What did America look like before Columbus?

What did America look like before Columbus?

What did America look like before Columbus? Was the land wild and untamed or were the indigenous people farmers and city builders? These are the question Charles Mann seeks to answer in his book 1491: New Revelations of the Americas Before Columbus. For century the common myth is that South and North America was a wild land with very few people. Archaeology discoveries, however, disprove this theory and show that 1/5 of the people alive in the 16th century lived in the Americas (i.e. there was close to 100 million people in the Americas with the world population being about 500 million). Sadly, disease and sickness (e.g. smallpox) brought over by Europeans killed large numbers of the indigenous people. In some places, 90% to 95% of the indigenous people died within a hundred years of Columbus’ first trip. This massive depopulation led to a restructuring of tribal cities, governments, farms, etc. It also allowed the Europeans to enter and settle the land without much resistance (though there was some, of course).   This isn’t a slam against the Europeans. Disease, viruses, and the like don’t care who you are; they are just bugs that seek to kill and harm. The importance of this book is that it seeks to tell a better story of the indigenous people of the Americas. History as taught in the USA tends to be very much Eurocentric with very little space or time given to the indigenous people of the land. While I understand the desire to tell the history of Europe, I also think it is important to tell the story of the...
History, Myths, and Sacred Formulas of the Cherokees

History, Myths, and Sacred Formulas of the Cherokees

James Mooney (from Wikipedia.org) In reading various books on the history of the Cherokee people I kept hearing one name mentioned repeatedly: James Mooney. So, I bought his book. =) Mooney was a first-generation Irish American who grew up on the stories of the old country. As a teenage in the mid-1800’s he started to memorize the names of all the Native American tribes in the North America. This led to a job with the newly formed Bureau of American Ethnology. From that point one Mooney would dedicate his life to recording the stories of the Cherokees and other Native American tribes across the country. His first book, The Sacred Formulas of the Cherokee, was published in 1891. Nine years later in 1900 his masterpiece Myths of the Cherokee was released. The first half of this book is devoted to telling the history of the Cherokees from their first contact with European explorers in the 1500’s to the end of the nineteenth century. History, Myths, and Sacred Formulas of the Cherokees by James Mooney In order to gain the information necessary for these books, Mooney spent years living among the Cherokees. Most of the time he was in North Carolina and Georgia among the Eastern Band of Cherokees, which were those people who remained in the ancestral land after the Trail of Tears (1838-1839). However, he did make a few visits to Cherokee Nation in Oklahoma (then Indian Territory) to collaborate the stories he was hearing in the east. On a personal level, it was awesome to hear the stories my ancestors would have told each other. Stories about...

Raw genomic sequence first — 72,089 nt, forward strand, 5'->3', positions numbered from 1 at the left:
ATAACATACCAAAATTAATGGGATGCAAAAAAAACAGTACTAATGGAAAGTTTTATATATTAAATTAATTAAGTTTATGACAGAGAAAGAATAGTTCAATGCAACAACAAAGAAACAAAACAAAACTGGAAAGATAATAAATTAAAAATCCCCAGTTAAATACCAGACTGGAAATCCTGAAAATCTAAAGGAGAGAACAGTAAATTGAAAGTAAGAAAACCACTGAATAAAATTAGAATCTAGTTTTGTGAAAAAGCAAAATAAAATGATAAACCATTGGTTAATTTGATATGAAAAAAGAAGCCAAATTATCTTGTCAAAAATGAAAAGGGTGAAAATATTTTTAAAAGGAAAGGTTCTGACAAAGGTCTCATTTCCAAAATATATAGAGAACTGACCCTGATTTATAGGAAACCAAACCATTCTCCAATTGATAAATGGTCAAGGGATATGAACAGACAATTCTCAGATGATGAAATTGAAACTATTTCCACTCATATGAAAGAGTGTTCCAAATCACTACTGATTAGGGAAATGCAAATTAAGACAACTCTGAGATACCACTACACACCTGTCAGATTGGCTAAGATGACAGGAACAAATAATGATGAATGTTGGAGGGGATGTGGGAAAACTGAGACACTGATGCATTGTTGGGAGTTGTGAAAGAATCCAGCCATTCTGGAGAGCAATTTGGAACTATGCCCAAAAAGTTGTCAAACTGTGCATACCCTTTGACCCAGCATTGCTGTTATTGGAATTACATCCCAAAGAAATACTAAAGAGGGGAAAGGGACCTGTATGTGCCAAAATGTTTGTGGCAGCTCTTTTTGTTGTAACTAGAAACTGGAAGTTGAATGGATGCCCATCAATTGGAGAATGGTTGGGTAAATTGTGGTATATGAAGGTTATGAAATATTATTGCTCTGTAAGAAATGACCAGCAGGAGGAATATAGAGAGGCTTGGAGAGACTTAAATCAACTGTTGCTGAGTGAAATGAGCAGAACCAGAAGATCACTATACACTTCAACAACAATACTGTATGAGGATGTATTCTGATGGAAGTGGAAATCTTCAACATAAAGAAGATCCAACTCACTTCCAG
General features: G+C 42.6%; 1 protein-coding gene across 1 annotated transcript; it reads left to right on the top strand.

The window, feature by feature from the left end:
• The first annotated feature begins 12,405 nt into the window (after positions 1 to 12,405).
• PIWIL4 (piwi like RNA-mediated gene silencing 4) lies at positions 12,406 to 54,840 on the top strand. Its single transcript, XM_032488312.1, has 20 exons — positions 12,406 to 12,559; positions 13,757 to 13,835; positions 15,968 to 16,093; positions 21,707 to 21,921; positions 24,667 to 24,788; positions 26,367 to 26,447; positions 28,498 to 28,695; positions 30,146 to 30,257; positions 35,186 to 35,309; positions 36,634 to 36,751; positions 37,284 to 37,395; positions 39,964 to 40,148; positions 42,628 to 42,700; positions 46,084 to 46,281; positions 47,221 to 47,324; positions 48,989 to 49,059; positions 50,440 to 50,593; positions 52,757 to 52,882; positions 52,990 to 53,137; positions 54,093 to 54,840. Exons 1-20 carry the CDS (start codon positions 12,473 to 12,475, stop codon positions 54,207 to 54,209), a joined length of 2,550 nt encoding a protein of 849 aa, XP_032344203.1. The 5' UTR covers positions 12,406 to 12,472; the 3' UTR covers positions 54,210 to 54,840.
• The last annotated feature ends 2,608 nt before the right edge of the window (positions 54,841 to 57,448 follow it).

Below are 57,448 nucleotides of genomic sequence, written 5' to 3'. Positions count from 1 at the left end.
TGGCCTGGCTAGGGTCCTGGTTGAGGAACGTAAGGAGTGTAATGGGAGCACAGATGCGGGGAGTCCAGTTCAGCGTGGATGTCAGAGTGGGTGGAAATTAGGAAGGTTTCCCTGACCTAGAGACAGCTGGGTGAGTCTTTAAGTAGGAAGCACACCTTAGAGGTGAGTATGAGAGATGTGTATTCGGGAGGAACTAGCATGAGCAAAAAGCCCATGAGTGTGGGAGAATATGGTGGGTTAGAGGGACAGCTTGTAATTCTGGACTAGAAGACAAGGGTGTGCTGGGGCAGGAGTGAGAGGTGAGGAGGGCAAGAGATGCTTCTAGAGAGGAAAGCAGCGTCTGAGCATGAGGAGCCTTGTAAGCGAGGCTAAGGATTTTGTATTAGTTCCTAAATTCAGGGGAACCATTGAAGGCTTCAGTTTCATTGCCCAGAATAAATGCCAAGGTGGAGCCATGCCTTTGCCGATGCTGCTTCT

The Vibe or Spirit of the Land

The Vibe or Spirit of the Land

“You can feel the youthfulness of the land. It’s like a child full of energy and unpredictability.” Those were my words as we walked through the woods a stone throw from the Sawtooth Wilderness. The two of us had left the trail a while back and were picking our way along a ridge north of Pettit Lake. Our conversation during this hike was wide ranging, but the land was front and center for most of it. Though it is easy to miss, the land around us has a vibe or spirit that telegraphs its character to those who listen. The Sawtooth Mountains, for example, sends a vibe of youthful energy. It is a young range with unpredictable mood swings – going from burning hot days to freezing cold nights to perhaps a lightening storm or two. The Ozark mountains where I spend my childhood telegraphs a different vibe. They are an old range full of history and stories. Every nook and hollow within the range has a story to tell. The few times I’ve visited the Appalachian Mountains I’ve felt a similar vibe though I have not had the honor of listening to their voices as much as I would like. Years ago when I first came to Idaho I worked in the high mountain deserts in the far south-west of the state. Deep canyons cut through the deserts like wrinkles on an aged face. The desert is a shy place, hiding its secrets from visitors. Only those who slow down and watch are given a glimpse into the deep mysteries of the desert. Cities and town also give...
Connecting With the Soul of the Reader

Connecting With the Soul of the Reader

Every author’s dream is to craft something that connects with the soul of the reader, transporting them into a realm beyond the black and white letters on the page. This type of experience is rare – for both the author and the reader. Hence why it is so powerful when it happens. This past Monday I had the honor of experiencing such an event for the first time as an author. I was sharing a chapter from my newest book with a local writers group when the air in the room began to change. The emotions and atmosphere shifted, moving the five of us on to a different plane of existence. It was quite simply amazing and humbling. wow…. perhaps one day I will be able to share this chapter with you all (hopefully in the form of a new book!!). In the meantime, thanks again for your support and prayers. May blessings pour down on you all....